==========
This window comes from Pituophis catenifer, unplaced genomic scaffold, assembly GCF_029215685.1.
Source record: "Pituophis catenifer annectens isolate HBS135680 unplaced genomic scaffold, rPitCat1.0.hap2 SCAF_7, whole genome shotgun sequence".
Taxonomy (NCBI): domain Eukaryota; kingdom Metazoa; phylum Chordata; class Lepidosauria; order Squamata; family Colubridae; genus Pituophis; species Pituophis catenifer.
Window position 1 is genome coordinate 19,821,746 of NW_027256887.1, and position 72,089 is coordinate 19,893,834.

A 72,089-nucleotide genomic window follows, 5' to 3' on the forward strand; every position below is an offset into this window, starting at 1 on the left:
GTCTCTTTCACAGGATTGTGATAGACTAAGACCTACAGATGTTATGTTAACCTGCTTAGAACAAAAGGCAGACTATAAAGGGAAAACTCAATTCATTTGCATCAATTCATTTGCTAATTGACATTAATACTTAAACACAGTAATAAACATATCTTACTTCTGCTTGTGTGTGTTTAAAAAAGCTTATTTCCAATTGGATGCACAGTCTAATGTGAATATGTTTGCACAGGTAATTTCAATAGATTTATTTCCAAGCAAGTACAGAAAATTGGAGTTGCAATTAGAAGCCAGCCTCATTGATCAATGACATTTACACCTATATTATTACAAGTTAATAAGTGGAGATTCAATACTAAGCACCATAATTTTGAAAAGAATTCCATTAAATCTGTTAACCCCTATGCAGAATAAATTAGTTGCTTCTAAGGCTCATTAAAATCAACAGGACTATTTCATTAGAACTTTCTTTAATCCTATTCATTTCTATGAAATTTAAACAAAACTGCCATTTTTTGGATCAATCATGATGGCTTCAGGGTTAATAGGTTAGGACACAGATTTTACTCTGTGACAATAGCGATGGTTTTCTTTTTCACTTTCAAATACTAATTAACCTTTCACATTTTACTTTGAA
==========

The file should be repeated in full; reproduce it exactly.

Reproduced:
This window comes from Pituophis catenifer, unplaced genomic scaffold, assembly GCF_029215685.1.
Source record: "Pituophis catenifer annectens isolate HBS135680 unplaced genomic scaffold, rPitCat1.0.hap2 SCAF_7, whole genome shotgun sequence".
Taxonomy (NCBI): domain Eukaryota; kingdom Metazoa; phylum Chordata; class Lepidosauria; order Squamata; family Colubridae; genus Pituophis; species Pituophis catenifer.
Window position 1 is genome coordinate 19,821,746 of NW_027256887.1, and position 72,089 is coordinate 19,893,834.

A 72,089-nucleotide genomic window follows, 5' to 3' on the forward strand; every position below is an offset into this window, starting at 1 on the left:
GTCTCTTTCACAGGATTGTGATAGACTAAGACCTACAGATGTTATGTTAACCTGCTTAGAACAAAAGGCAGACTATAAAGGGAAAACTCAATTCATTTGCATCAATTCATTTGCTAATTGACATTAATACTTAAACACAGTAATAAACATATCTTACTTCTGCTTGTGTGTGTTTAAAAAAGCTTATTTCCAATTGGATGCACAGTCTAATGTGAATATGTTTGCACAGGTAATTTCAATAGATTTATTTCCAAGCAAGTACAGAAAATTGGAGTTGCAATTAGAAGCCAGCCTCATTGATCAATGACATTTACACCTATATTATTACAAGTTAATAAGTGGAGATTCAATACTAAGCACCATAATTTTGAAAAGAATTCCATTAAATCTGTTAACCCCTATGCAGAATAAATTAGTTGCTTCTAAGGCTCATTAAAATCAACAGGACTATTTCATTAGAACTTTCTTTAATCCTATTCATTTCTATGAAATTTAAACAAAACTGCCATTTTTTGGATCAATCATGATGGCTTCAGGGTTAATAGGTTAGGACACAGATTTTACTCTGTGACAATAGCGATGGTTTTCTTTTTCACTTTCAAATACTAATTAACCTTTCACATTTTACTTTGAA